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departure from the contours of the terrain. Here again, the answer depends upon the true intent of the parties to be decided by the jury from all of the circumstances involved.
A similar problem in ascertaining intention is presented by plaintiff's argument that as a matter of law it was improper to permit defendant's expert to testify to the cost of replacing wooden siding on a front gable with brick and marble. The substance of the contention is that by the supplemental contract defendants waived any obligation on the part of plaintiff to supply brick and marble rather than wood.
The specifications incorporated into the original contract provided that all of the exterior walls should be brick veneer and ten-inch cedar siding and "[i]n front of house shall be mixed brick and Georgia marble stone." One of the amending provisions of the supplemental contract specified that "The purchasers release the seller from furnishing * * * an all brick exterior and in lieu thereof, agree to accept the premises * * * with a partly brick veneer and frame exterior."
Did the supplemental agreement supplant the original contract in this respect and relieve plaintiff of its duty to supply mixed brick and marble facing on the front gable? The jury will have to decide this issue, since the interrelationship and effect of the terms of the two contracts upon each other are by no means so clear that the court can unequivocally, as a matter of law, define the plaintiff's obligation.
Finally, plaintiff asserts there was error in receiving certain testimony bearing upon the credibility of Samurine, who had stated on cross-examination that the Acme Airconditioning Company of Chatham, operated by one Hartley, had been employed as the subcontractor in charge of installing refrigerating and air-conditioning equipment on the premises in question. Over objection, defendants' expert witness, Sewitch, was allowed to testify that he had been unable to locate either Hartley or Acme Air-Conditioning in the telephone directory and that the telephone information
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service had stated there were no such listings in Chatham.
Under the circumstances, the receipt of this evidence was error. The better rule is to allow proof of non-existence or non-residence by a showing that diligent inquiry has failed to reveal the existence or residence alleged. In re Hunt, 15 N.J. Misc. 331 (Cir. Ct. 1937). The hearsay rule should not apply because evidence of fruitless inquiry merely goes toward demonstrating due diligence on the part of the inquirer. The exertion of proper diligence, attended by an inability to find the person sought, in turn combine to serve as circumstantial evidence of non-existence or non-residence. McCormick, Evidence, p. 469 (1954); 5 Wigmore, Evidence (1940 ed.), § 1414 (2).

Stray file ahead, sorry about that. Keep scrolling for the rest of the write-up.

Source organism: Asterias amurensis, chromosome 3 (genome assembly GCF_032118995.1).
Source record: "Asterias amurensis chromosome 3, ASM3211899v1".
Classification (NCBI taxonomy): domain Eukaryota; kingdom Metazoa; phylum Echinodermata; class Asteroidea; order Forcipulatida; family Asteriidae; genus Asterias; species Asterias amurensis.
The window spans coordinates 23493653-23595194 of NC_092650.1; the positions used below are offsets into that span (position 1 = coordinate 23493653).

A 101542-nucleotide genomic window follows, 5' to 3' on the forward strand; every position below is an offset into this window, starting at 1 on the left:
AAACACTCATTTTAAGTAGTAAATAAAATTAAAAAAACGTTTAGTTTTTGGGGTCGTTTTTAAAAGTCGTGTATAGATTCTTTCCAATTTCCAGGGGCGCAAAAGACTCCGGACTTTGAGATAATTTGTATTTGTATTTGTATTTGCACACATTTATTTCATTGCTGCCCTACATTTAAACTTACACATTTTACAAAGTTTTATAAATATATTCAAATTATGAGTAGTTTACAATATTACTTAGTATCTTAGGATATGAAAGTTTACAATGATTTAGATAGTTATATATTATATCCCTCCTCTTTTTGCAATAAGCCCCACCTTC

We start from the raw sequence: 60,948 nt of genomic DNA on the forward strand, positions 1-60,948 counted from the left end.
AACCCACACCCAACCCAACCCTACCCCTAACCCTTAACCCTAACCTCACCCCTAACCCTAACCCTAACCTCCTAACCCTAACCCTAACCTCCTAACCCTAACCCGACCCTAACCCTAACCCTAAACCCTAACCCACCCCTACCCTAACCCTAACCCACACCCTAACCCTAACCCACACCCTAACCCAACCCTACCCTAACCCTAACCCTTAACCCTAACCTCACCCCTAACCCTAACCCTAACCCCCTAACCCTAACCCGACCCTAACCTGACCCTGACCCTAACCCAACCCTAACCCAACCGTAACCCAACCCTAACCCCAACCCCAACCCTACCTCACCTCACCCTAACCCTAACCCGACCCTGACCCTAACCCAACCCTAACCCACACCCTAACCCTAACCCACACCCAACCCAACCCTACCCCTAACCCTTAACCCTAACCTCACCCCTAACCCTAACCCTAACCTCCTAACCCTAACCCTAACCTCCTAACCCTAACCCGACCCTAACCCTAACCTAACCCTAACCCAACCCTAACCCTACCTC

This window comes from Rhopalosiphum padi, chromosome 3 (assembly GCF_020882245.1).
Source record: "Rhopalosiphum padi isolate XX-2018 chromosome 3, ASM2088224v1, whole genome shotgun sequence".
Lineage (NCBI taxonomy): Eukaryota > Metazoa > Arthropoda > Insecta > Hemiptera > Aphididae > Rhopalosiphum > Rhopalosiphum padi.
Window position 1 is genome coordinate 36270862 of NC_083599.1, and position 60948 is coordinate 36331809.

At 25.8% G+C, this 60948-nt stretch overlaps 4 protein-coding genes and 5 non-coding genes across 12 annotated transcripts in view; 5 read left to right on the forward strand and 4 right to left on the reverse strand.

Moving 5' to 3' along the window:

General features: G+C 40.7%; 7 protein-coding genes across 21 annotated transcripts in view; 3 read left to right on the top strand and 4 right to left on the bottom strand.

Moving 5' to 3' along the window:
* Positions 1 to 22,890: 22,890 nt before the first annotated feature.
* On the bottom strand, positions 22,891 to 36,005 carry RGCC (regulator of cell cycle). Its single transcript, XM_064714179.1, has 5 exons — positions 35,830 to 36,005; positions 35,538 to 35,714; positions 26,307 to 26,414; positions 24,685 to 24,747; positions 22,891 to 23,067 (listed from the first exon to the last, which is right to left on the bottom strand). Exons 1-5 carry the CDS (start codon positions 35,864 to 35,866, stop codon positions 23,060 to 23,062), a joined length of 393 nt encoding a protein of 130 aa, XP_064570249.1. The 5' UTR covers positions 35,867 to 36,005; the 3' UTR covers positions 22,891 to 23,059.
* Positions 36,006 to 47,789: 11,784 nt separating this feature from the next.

But here there was no due diligence or inquiry sufficient to come within the above rule. Sewitch merely examined the Chatham telephone book and got in touch with information, despite the fact that two years had elapsed since the time when Samurine had allegedly employed Acme, through Hartley, to act as a subcontractor. During this interval the firm may well have failed or moved. Additionally, Samurine indicated in his testimony he believed Hartley had transferred his business to Summit and was conducting it from his home. Obviously, the inquiry made did not cover this factual situation.
Therefore, this testimony was irrelevant and inadequate to affect even credibility and should have been excluded. Instead, its admission created a distracting side issue which was seized upon and magnified by defendants' counsel in his summation to the jury.
The judgment on the plaintiff's action is affirmed and judgment on the counterclaim is reversed and the cause remanded for a new trial.